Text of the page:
• Avempace (died 1138): a famous physicist from Muslim Spain who had an important influence on later physicists such as Galileo. He was the first to theorize the concept of a reaction force for every force exerted.
  • Adelard of Bath (c. 1080 – c. 1152): was a 12th-century English scholar, known for his work in astronomy, astrology, philosophy and mathematics.
  • Avenzoar (1091–1161): from Muslim Spain, introduced an experimental method in surgery, employing animal testing in order to experiment with surgical procedures before applying them to human patients.[4] He also performed the earliest dissections and postmortem autopsies on both humans as well as animals.
  • Robert Grosseteste (1168–1253): Bishop of Lincoln, was the central character of the English intellectual movement in the first half of the 13th century and is considered the founder of scientific thought in Oxford. He had a great interest in the natural world and wrote texts on the mathematical sciences of optics, astronomy and geometry. In his commentaries on Aristotle's scientific works, he affirmed that experiments should be used in order to verify a theory, testing its consequences. Roger Bacon was influenced by his work on optics and astronomy.
  • Albert the Great (1193–1280): Doctor Universalis, was one of the most prominent representatives of the philosophical tradition emerging from the Dominican Order. He is one of the thirty-three Saints of the Roman Catholic Church honored with the title of Doctor of the Church. He became famous for his vast knowledge and for his defence of the pacific coexistence between science and religion. Albert was an essential figure in introducing Greek and Islamic science into the medieval universities, although not without hesitation with regard to particular Aristotelian theses. In one of his most famous sayings he asserted: "Science does not consist in ratifying what others say, but of searching for the causes of phenomena." Thomas Aquinas was his most famous pupil.
  • John of Sacrobosco (c. 1195 – c. 1256): was a scholar, monk, and astronomer (probably English, but possibly Irish or Scottish) who taught at the University of Paris and wrote an authoritative and influential mediaeval astronomy text, the Tractatus de Sphaera; the Algorismus, which introduced calculations with Hindu-Arabic numerals into the European university curriculum; the Compotus ecclesiasticis on Easter reckoning; and the Tractatus de quadrante on the construction and use of the astronomical quadrant.
  • Jordanus de Nemore (late 12th, early 13th century): was one of the major pure mathematicians of the Middle Ages. He wrote treatises on mechanics ("the science of weights"), on basic and advanced arithmetic, on algebra, on geometry, and on the mathematics of stereographic projection.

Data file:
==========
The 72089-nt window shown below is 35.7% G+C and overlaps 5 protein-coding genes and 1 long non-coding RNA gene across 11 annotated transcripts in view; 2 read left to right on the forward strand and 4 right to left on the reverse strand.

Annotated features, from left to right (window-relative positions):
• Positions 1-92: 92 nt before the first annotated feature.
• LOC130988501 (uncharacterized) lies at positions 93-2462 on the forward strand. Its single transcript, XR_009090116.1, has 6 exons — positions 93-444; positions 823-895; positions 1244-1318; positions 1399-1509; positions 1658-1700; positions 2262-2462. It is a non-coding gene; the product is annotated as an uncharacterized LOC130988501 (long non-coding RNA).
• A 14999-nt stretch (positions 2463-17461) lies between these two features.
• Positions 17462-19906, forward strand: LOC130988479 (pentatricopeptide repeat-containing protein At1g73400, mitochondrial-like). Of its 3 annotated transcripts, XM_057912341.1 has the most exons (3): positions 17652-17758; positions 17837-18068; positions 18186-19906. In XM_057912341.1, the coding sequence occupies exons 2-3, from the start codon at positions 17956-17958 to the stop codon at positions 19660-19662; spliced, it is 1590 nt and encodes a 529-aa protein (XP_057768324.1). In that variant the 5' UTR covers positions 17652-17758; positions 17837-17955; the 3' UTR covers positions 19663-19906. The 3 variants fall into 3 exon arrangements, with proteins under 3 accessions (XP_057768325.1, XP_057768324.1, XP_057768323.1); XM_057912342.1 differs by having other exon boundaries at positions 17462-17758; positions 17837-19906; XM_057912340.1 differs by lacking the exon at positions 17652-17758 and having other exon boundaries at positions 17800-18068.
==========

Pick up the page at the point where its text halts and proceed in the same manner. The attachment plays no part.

• Villard de Honnecourt (fl. 13th century): a French engineer and architect who made sketches of mechanical devices such as automatons and perhaps drew a picture of an early escapement mechanism for clockworks.
  • Roger Bacon (1214–94): Doctor Admirabilis, joined the Franciscan Order around 1240 where, influenced by Grosseteste, Alhacen and others, he dedicated himself to studies where he implemented the observation of nature and experimentation as the foundation of natural knowledge. Bacon wrote in such areas as mechanics, astronomy, geography and, most of all, optics. The optical research of Grosseteste and Bacon established optics as an area of study at the medieval university and formed the basis for a continuous tradition of research into optics that went all the way up to the beginning of the 17th century and the foundation of modern optics by Kepler.[8]
  • Ibn al-Baitar (died 1248): a botanist and pharmacist in Muslim Spain, researched over 1400 types of plants, foods, and drugs and compiled pharmaceutical and medical encyclopedias documenting his research. These were used in the Islamic world and Europe until the 19th century.
  • Theodoric Borgognoni (1205-1296): was an Italian Dominican friar and Bishop of Cervia who promoted the uses of both antiseptics and anaesthetics in surgery. His written work had a deep impact on Henri de Mondeville, who studied under him while living in Italy and later became the court physician for King Philip IV of France.
  • William of Saliceto (1210-1277): was an Italian surgeon of Lombardy who advanced medical knowledge and even challenged the work of the renowned Greco-Roman surgeon Galen (129-216 AD) by arguing that allowing pus to form in wounds was detrimental to the health of he patient.
  • Thomas Aquinas (1227–74): Doctor Angelicus, was an Italian theologian and friar in the Dominican Order. As his mentor Albert the Great, he is a Catholic Saint and Doctor of the Church. In addition to his extensive commentaries on Aristotle's scientific treatises, he was also said to have written an important alchemical treatise titled Aurora Consurgens. However, his most lasting contribution to the scientific development of the period was his role in the incorporation of Aristotelianism into the Scholastic tradition.
  • Arnaldus de Villa Nova (1235-1313): was an alchemist, astrologer, and physician from the Crown of Aragon who translated various Arabic medical texts, including those of Avicenna, and performed optical experiments with camera obscura.
  • John Duns Scotus (1266–1308): Doctor Subtilis, was a member of the Franciscan Order, philosopher and theologian. Emerging from the academic environment of the University of Oxford. where the presence of Grosseteste and Bacon was still palpable, he had a different view on the relationship between reason and faith as that of Thomas Aquinas. For Duns Scotus, the truths of faith could not be comprehended through the use of reason. Philosophy, hence, should not be a servant to theology, but act independently. He was the mentor of one of the greatest names of philosophy in the Middle Ages: William of Ockham.